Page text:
(This article originally appeared in The Hindu on March 31, 2014.)
In the late 1990s, a group of Indian physicists pitched the idea of building a neutrino observatory in the country. The product of that vision is the India-based Neutrino Observatory (INO) slated to come up near Theni district in Tamil Nadu, by 2020. According to the 12th Five Year Plan report released in October 2011, it will be built at a cost of Rs.1,323.77 crore, borne by the Departments of Atomic Energy (DAE) and Science & Technology (DST).
By 2012, these government agencies, with the help of 26 participating institutions, were able to obtain environmental clearance, and approvals from the Planning Commission and the Atomic Energy Commission. Any substantial flow of capital will happen only with Cabinet approval, which has still not been given after more than a year.
If this delay persists, the Indian scientific community will face greater difficulty in securing future projects involving foreign collaborators because we can’t deliver on time. Worse still, bright Indian minds that have ideas to test will prioritise foreign research labs over local facilities.
‘Big science’ is international
This month, the delay acquired greater urgency. On March 24, the Institute of High Energy Physics, Beijing, announced that it was starting construction on China’s second major neutrino research laboratory — the Jiangmen Underground Neutrino Observatory (JUNO), to be completed at a cost of $350 million (Rs. 2,100 crore) by 2020.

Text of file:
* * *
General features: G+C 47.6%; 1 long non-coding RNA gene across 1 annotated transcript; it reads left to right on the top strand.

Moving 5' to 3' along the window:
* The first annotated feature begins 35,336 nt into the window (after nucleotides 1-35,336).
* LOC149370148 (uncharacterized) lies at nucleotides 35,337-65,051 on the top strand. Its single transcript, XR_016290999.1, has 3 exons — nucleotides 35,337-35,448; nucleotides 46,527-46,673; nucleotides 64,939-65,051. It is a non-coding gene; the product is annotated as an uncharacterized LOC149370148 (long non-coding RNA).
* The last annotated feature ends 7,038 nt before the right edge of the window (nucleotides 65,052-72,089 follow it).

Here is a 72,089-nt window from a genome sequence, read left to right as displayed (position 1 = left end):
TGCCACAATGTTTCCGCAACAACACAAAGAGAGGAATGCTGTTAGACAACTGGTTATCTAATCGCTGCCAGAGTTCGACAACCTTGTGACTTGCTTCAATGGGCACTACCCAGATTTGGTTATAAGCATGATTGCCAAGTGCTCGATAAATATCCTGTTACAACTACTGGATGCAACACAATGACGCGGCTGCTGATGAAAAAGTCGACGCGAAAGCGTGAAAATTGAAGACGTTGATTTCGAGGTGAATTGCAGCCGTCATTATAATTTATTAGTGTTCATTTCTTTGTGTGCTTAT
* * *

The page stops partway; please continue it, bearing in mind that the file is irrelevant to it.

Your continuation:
Apart from the dates of completion, what Indian physicists find more troubling is that, once ready, both INO and JUNO will pursue a common goal in fundamental physics. Should China face fewer roadblocks than India does, our neighbour could even beat us to some seminal discovery. This is not a jingoistic concern for a number of reasons.
All “big science” conducted today is international in nature. The world’s largest scientific experiments involve participants from scores of institutions around the world and hundreds of scientists and engineers. In this paradigm, it is important for countries to demonstrate to potential investors that they’re capable of delivering good results on time and sustainably. The same paradigm also allows investing institutions to choose whom to support.
India is a country with prior experience in experimental neutrino physics. Neutrinos are extremely elusive fundamental particles whose many unmeasured properties hold clues about why the universe is the way it is.
In the 1960s, a neutrino observatory located at the Kolar Gold Fields in Karnataka became one of the world’s first experiments to observe neutrinos in the Earth’s atmosphere, produced as a by-product of cosmic rays colliding with its upper strata. However, the laboratory was shut in the 1990s because the mines were being closed.